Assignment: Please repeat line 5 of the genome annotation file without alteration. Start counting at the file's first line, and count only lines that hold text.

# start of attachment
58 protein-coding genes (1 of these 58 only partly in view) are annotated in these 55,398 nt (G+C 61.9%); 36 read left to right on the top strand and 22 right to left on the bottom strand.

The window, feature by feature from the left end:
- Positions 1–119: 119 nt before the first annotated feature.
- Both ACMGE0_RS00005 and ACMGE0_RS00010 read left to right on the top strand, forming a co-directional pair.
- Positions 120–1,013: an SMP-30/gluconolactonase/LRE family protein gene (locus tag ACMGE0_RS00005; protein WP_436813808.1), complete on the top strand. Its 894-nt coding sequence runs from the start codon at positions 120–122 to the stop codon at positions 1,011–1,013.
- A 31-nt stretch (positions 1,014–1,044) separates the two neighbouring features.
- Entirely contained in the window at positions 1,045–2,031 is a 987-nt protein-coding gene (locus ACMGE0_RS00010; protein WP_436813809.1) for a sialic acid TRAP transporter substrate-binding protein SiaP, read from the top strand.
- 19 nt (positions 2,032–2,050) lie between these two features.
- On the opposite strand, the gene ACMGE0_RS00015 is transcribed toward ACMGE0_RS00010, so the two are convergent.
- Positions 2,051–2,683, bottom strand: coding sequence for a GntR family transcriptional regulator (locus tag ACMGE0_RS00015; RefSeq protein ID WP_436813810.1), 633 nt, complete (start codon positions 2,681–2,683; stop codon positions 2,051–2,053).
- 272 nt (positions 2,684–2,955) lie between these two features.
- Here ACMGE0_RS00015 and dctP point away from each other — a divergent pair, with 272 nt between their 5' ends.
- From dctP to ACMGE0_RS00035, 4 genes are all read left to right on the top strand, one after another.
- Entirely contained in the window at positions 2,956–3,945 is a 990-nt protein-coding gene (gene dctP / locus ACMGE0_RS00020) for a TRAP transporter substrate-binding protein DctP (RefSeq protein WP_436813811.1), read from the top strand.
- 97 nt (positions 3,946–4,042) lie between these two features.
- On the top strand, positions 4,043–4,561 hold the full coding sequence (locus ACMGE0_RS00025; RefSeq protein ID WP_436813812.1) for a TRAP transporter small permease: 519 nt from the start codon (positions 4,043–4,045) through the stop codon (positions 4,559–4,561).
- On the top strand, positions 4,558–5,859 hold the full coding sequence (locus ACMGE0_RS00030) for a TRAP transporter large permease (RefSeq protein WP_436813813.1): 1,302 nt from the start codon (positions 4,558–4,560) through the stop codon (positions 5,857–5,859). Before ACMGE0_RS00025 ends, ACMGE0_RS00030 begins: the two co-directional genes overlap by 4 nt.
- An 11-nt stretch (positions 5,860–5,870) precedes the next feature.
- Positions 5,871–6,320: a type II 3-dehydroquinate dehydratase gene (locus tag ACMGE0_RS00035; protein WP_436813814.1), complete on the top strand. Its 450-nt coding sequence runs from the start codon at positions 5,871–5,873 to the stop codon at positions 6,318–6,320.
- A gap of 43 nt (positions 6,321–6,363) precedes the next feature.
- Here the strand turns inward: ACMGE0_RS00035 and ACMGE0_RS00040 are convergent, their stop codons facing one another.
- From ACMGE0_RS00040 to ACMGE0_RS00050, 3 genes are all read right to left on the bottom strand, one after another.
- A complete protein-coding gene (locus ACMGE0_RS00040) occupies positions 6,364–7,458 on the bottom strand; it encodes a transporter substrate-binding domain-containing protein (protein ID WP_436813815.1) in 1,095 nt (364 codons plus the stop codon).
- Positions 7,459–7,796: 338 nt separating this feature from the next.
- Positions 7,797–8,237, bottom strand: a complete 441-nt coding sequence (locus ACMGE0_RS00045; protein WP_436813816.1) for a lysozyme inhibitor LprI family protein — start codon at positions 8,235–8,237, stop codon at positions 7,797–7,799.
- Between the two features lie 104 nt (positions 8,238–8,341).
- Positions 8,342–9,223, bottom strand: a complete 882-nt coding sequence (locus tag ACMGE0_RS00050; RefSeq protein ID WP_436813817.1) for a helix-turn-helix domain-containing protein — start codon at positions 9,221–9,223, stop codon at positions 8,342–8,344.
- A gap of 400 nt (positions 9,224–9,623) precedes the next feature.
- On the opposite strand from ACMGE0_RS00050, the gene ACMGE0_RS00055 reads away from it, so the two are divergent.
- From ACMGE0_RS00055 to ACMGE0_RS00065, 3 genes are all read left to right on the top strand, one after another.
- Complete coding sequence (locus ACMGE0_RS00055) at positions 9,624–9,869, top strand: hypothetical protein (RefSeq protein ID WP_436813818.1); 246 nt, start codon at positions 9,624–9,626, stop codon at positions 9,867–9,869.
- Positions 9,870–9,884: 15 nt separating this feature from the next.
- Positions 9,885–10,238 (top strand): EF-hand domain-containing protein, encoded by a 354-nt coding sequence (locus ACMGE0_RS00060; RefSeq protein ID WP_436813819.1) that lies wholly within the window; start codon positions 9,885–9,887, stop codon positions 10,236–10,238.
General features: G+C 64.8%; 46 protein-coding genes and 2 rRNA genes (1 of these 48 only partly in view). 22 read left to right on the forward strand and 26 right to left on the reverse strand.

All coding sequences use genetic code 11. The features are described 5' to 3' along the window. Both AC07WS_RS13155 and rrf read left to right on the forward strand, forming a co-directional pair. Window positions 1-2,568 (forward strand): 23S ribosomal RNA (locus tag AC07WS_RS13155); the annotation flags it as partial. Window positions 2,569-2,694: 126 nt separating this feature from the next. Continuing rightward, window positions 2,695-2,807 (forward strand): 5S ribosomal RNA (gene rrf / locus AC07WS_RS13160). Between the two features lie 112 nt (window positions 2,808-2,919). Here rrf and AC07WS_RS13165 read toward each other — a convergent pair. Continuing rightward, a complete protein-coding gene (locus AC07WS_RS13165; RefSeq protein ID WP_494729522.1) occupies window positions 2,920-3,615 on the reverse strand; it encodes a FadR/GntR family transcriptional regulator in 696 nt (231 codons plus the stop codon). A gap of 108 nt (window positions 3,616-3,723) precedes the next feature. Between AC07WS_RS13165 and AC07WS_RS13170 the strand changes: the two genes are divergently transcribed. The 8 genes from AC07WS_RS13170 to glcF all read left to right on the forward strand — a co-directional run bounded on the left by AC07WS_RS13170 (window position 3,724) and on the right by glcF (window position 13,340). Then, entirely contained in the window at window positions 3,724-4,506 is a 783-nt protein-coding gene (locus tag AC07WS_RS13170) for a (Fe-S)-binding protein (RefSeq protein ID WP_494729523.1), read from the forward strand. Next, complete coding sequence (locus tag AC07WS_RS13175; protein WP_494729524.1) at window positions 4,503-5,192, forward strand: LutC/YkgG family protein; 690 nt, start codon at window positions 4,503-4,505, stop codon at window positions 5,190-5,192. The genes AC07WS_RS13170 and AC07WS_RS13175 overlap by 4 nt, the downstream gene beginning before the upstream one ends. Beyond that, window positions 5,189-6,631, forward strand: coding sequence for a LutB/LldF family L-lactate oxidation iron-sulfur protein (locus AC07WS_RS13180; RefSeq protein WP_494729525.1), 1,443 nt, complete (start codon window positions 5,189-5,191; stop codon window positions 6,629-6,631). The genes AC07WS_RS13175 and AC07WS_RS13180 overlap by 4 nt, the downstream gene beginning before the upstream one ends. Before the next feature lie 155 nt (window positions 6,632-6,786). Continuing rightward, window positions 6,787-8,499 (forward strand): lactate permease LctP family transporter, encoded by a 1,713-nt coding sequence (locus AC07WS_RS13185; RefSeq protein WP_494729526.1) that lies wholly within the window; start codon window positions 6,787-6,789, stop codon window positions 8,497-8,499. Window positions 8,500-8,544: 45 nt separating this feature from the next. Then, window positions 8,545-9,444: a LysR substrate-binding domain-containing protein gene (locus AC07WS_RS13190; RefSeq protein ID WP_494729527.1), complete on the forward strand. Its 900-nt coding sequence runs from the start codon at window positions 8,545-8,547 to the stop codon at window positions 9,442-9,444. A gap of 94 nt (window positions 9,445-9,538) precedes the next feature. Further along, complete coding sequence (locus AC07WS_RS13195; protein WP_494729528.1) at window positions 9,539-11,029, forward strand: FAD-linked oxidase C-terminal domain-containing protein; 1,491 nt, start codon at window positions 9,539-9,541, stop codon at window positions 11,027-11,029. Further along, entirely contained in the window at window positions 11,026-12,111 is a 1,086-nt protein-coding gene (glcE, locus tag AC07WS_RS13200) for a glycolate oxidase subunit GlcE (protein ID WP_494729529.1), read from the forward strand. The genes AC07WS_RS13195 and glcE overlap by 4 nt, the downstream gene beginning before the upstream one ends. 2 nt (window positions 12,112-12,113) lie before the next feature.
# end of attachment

- Positions 120–1,013: an SMP-30/gluconolactonase/LRE family protein gene (locus tag ACMGE0_RS00005; protein WP_436813808.1), complete on the top strand. Its 894-nt coding sequence runs from the start codon at positions 120–122 to the stop codon at positions 1,011–1,013.